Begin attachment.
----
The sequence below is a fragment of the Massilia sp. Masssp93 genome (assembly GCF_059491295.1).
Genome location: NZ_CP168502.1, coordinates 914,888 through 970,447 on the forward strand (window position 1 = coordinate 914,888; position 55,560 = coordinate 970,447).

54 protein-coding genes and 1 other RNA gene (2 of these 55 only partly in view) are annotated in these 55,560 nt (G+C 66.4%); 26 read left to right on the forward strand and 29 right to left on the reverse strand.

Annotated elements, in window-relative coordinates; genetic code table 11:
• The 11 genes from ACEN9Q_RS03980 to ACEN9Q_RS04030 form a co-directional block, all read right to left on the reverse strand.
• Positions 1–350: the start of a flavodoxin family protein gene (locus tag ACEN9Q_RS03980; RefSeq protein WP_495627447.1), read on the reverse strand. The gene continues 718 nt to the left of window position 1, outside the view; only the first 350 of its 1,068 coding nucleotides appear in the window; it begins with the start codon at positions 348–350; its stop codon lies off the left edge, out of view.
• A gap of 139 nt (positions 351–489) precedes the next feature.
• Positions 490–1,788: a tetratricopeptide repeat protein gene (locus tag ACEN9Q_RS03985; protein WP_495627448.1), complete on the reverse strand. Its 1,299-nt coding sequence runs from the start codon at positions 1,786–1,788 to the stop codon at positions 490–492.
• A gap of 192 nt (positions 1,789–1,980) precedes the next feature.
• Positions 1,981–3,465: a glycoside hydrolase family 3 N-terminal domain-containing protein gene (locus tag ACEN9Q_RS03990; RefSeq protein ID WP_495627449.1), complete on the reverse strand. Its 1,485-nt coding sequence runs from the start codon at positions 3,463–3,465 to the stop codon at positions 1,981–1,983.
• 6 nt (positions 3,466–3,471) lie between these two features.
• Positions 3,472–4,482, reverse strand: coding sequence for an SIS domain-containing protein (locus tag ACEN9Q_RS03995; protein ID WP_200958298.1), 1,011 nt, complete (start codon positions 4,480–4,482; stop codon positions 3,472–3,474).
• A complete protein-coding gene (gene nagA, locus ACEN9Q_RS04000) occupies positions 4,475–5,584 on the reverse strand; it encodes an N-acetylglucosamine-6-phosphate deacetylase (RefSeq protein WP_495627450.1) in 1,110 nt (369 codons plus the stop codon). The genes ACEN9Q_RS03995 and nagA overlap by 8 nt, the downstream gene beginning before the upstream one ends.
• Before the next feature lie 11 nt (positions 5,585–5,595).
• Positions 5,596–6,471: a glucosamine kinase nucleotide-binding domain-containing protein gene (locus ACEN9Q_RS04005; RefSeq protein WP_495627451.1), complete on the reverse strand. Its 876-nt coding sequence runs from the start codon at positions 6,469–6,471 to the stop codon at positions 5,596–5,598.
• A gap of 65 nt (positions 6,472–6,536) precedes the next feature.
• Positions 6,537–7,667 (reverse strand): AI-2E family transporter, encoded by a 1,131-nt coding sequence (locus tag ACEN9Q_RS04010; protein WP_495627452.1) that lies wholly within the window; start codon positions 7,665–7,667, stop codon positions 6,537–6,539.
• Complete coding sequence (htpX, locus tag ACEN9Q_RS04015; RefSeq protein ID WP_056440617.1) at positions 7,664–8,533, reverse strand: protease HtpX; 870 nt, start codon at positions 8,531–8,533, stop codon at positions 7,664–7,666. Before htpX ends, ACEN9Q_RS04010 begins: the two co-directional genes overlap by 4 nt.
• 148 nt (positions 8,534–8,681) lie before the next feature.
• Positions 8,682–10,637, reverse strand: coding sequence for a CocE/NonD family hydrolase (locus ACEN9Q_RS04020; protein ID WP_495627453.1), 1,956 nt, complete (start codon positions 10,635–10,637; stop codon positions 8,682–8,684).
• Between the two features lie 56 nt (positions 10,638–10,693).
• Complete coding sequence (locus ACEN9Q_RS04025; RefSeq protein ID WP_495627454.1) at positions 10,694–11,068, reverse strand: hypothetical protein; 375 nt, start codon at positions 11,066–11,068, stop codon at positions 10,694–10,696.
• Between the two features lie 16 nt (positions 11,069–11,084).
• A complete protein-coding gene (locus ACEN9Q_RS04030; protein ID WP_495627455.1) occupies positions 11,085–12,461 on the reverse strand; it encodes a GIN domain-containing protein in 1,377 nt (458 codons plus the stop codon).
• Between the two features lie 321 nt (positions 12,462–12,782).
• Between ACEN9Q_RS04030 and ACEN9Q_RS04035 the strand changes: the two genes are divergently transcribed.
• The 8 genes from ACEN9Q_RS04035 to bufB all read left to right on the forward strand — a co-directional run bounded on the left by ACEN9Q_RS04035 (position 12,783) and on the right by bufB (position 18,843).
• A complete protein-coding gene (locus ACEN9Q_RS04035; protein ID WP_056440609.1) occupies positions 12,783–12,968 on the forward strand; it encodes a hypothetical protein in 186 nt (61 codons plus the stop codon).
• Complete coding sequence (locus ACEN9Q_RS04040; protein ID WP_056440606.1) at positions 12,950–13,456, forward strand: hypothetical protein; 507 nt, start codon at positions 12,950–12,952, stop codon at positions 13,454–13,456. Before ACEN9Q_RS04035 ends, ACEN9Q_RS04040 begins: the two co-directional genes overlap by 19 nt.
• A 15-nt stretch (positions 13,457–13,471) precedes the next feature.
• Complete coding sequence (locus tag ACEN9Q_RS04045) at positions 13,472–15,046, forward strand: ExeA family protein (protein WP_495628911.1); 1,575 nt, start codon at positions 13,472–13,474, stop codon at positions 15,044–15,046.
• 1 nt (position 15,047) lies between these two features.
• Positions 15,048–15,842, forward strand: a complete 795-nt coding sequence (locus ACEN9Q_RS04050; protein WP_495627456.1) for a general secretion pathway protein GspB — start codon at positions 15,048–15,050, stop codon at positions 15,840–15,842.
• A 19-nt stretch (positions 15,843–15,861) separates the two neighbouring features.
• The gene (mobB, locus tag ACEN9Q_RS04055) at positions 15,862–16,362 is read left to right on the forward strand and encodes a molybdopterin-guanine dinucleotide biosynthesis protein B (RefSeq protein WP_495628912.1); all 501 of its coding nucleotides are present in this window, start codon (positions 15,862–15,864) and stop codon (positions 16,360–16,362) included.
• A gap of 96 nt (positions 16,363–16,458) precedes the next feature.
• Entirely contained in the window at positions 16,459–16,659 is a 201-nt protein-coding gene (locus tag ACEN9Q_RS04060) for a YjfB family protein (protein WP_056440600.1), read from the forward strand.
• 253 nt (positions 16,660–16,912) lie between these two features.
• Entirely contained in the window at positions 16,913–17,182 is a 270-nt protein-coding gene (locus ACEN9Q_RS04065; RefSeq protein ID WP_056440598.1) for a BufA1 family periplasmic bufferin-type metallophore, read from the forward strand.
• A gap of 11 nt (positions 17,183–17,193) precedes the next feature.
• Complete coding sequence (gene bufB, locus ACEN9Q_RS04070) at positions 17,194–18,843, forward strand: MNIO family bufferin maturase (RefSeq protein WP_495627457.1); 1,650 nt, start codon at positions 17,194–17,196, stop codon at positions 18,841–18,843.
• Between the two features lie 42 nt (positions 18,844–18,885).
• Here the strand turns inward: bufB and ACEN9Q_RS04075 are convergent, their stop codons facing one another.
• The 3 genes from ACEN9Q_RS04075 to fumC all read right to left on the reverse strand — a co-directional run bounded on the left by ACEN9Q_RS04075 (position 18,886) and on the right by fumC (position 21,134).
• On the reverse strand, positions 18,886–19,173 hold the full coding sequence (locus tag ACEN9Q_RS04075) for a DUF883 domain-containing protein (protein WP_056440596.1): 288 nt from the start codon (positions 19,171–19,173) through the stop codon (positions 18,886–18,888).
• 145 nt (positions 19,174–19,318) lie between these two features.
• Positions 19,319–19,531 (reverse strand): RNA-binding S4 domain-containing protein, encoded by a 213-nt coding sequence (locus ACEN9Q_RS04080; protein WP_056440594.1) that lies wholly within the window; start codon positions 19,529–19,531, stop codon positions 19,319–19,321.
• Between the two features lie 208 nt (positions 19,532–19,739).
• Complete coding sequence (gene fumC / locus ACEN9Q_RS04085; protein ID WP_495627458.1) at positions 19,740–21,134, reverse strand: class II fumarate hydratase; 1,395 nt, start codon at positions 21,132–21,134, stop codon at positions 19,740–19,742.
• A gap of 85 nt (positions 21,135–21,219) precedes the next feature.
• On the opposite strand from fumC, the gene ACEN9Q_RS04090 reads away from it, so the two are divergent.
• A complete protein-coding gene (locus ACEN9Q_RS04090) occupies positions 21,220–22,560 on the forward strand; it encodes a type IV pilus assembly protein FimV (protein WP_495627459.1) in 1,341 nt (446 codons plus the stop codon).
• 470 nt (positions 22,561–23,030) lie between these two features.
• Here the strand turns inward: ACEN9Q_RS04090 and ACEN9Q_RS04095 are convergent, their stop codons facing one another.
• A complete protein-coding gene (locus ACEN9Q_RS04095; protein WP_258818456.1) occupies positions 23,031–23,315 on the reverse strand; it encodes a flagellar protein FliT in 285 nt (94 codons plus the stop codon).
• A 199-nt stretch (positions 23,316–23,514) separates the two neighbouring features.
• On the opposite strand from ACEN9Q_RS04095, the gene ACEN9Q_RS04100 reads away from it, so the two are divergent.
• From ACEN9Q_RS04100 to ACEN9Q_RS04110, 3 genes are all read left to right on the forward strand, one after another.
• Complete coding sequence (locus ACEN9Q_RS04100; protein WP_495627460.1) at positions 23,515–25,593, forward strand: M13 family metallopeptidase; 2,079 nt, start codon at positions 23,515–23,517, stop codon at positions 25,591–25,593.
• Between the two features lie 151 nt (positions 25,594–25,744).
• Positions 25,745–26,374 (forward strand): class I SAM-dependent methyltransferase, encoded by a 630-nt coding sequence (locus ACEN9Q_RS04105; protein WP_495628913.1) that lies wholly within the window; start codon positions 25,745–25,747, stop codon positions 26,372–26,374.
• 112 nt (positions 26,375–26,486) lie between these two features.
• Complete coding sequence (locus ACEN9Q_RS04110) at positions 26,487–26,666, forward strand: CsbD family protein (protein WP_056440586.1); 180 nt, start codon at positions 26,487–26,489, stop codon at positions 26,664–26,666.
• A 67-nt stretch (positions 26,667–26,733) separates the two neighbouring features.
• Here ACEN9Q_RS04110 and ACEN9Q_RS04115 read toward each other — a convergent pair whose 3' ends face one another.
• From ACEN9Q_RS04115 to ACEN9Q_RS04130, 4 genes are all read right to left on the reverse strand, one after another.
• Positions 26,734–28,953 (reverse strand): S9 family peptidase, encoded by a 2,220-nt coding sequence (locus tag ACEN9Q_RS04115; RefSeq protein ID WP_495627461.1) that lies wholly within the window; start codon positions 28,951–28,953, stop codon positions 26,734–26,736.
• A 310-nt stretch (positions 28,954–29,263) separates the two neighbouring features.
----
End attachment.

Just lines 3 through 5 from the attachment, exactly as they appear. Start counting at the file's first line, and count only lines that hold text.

54 protein-coding genes and 1 other RNA gene (2 of these 55 only partly in view) are annotated in these 55,560 nt (G+C 66.4%); 26 read left to right on the forward strand and 29 right to left on the reverse strand.

Annotated elements, in window-relative coordinates; genetic code table 11:
• The 11 genes from ACEN9Q_RS03980 to ACEN9Q_RS04030 form a co-directional block, all read right to left on the reverse strand.